In a lot of ways, I felt like I had already mourned my sister the first time she ran away. She came back and ran away a few more times before I left home for good, and that pattern would be repeated over the years in several fights with my mother. The last time I spoke to her, she had come back from going “off the grid” again for a few days, ready to work with Mom to get the house in order, take care of her children, and start the long hard road towards being a mother, daughter, caretaker and everything else folks wanted her to be. I didn’t think it would last, but I never could be sure because I didn’t know my sister — not really. The sister I knew had “died” the first time she disappeared without a trace, and all these years later I was still feeling my way around this changeling that had taken her place.

But of course that’s not the reality of the situation. Of course my sister was the same girl who plotted escaping home with her quiet, nerdy brother — just with more experience, an adult’s understanding of the childhood pain she carried with her for her entire life. When I think about what my sister went through in her too-brief life, I’m stunned by her strength and the realization of how much she loved people, how much she sought love and acceptance. And it breaks my heart that I realized that only now, when it’s too late to do anything with that knowledge.

Like all of us, my sister had mental health issues that had been inherited by our biological mother. Unlike me, though, she still lived in the heart of Baltimore City where these issues are largely unrecognized and go untreated. When she tried to talk to her friends about them, they would tell her that she was “making things up” or that she just had to think about her problems the right way to see how ridiculous an idea it was to have “anxiety disorder”. Over time, my sister learned to nurse her issues silently and even when asked she would be reluctant to talk about it. She had to bear the burden of her own faulty brain while stepping up to be strong for everyone around her. She worked so hard to clean and care for my mother, who only gave her scorn in response; she tried hard to provide a good life for her oldest son, even though his mental health issues will make it extremely challenging; she had to fight an uncaring bureaucracy for any help she could get, even though she had been punished for having such a hard time by losing her two youngest children to foster care.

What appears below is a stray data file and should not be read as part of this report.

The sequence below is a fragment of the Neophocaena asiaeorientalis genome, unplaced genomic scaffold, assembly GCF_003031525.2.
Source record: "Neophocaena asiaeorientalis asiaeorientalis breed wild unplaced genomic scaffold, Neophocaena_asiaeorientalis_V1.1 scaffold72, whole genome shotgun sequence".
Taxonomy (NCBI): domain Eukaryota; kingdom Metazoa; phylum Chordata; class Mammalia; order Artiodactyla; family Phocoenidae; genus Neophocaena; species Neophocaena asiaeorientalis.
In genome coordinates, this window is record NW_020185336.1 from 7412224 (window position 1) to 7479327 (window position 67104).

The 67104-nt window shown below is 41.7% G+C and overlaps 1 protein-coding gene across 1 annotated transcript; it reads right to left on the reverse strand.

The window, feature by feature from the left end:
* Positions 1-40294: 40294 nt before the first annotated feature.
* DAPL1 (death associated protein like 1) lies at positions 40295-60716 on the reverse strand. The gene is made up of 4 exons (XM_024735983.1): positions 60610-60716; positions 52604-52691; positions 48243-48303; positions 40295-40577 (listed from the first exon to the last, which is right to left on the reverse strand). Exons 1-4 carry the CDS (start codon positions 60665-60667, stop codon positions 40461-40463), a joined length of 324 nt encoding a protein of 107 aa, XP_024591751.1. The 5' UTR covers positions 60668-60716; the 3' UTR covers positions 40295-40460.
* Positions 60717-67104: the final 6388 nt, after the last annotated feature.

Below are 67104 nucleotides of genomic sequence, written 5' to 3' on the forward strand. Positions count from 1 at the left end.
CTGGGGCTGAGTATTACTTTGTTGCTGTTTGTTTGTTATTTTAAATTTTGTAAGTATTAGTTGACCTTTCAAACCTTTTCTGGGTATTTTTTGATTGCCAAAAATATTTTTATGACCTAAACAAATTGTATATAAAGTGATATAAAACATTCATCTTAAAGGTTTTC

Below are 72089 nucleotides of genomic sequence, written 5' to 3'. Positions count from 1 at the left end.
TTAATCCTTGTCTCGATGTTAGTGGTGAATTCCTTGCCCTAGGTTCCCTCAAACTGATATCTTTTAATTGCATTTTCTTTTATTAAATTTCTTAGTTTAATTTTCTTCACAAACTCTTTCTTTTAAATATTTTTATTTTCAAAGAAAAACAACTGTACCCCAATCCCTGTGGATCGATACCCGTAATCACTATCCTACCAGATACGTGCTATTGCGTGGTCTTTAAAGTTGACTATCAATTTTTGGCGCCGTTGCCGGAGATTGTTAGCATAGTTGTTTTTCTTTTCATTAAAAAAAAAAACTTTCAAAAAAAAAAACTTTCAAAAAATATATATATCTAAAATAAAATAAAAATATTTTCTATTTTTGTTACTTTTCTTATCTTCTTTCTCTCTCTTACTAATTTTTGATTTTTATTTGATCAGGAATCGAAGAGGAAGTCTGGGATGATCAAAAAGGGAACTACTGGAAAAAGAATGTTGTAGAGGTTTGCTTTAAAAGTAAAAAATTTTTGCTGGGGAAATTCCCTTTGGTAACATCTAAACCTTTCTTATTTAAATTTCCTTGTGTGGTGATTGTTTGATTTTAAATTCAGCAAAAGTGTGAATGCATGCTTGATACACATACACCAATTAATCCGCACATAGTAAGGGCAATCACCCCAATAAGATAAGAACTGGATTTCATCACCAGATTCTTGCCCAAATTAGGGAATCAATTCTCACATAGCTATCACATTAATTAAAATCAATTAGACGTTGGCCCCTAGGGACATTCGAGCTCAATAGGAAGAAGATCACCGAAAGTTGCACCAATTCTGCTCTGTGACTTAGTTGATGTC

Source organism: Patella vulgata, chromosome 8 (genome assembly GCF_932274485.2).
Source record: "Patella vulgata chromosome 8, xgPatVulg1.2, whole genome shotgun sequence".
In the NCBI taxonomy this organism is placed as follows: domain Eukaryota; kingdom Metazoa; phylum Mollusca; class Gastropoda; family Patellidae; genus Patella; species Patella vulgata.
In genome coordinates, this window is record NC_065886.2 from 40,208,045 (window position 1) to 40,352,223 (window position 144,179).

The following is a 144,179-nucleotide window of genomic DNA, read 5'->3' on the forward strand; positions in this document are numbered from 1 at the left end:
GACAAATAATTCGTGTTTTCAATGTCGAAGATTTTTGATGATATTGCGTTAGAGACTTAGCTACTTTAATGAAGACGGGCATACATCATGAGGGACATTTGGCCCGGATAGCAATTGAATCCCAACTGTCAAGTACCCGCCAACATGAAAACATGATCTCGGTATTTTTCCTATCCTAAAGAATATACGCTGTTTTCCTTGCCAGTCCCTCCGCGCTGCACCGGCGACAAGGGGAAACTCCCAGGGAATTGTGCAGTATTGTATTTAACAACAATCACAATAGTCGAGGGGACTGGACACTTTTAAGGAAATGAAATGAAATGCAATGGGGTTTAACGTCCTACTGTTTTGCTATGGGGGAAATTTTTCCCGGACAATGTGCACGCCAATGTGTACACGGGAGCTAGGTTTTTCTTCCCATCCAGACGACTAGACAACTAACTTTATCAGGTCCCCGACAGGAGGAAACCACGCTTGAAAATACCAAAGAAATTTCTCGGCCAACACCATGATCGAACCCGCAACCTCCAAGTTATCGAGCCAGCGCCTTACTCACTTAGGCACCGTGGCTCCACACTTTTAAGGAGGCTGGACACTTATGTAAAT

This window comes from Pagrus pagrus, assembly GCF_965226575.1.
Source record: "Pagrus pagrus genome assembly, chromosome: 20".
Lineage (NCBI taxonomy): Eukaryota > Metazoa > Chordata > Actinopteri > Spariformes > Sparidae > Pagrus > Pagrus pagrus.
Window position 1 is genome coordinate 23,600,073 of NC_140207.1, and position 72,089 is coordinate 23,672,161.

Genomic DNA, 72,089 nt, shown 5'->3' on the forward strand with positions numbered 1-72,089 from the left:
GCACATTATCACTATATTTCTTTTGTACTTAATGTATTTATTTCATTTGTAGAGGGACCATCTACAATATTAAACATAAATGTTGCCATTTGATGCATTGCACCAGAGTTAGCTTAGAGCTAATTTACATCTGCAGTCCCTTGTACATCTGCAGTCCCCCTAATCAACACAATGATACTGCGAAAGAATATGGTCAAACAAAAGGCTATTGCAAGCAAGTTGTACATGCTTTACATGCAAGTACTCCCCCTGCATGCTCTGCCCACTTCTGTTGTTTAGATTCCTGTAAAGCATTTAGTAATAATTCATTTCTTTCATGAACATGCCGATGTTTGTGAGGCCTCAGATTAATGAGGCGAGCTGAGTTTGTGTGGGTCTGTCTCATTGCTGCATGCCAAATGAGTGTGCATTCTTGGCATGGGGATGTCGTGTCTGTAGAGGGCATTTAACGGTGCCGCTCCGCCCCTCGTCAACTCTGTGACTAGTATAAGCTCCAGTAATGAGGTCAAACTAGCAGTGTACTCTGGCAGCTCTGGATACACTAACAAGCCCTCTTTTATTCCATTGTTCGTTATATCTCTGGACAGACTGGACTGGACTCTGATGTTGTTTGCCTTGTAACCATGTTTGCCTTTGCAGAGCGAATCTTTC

Thinking about what my sister had to go through, it’s no wonder that she turned to drugs when she did — and that it was so hard to kick the habit whenever she tried. The comforting oblivion of being too intoxicated to think or feel is an extremely tempting one, especially when just piecing together a life for yourself is so hard and thankless. Still, she knew that she needed to stop for the sake of her children. The fact that she ultimately failed is a tragedy, but it is not one of personal deficiency. She needed a support network that believed in her and worked to validate her experience, one that would give her hope that she could still live a happy life. In the depths of depression surrounded by the craziness of the inner city, something like that can feel as impossible as flying to Mars.

Still, she stayed. She stayed because she was the only one who could care for my mother, an exceedingly difficult woman who pushes away anyone who gets close enough to help her. She stayed because her children needed her, and she tried to get clean for them. She fought and fought and fought until she couldn’t any more; but she never gave up. She gave her family everything she had and then some; she hid how much it hurt when she was told again and again that it wasn’t enough.

At last, her pain is over. Her struggle has ended. I wish this wasn’t the way it happened, and I’ll regret not doing more to do right by her for the rest of my life. The only way I can prove how sorry I am is by being as strong as she was, as giving and hopeful and tenacious. She eventually fell to her demons, but she never stopped fighting them. I can’t either.

Because of my sister, I will run away from my fights much less often. Standing my ground and fighting my battles is the legacy she left with me with. For that, I sincerely thank her.

 
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Posted by on May 15, 2017 in mental-health, Self-Reflection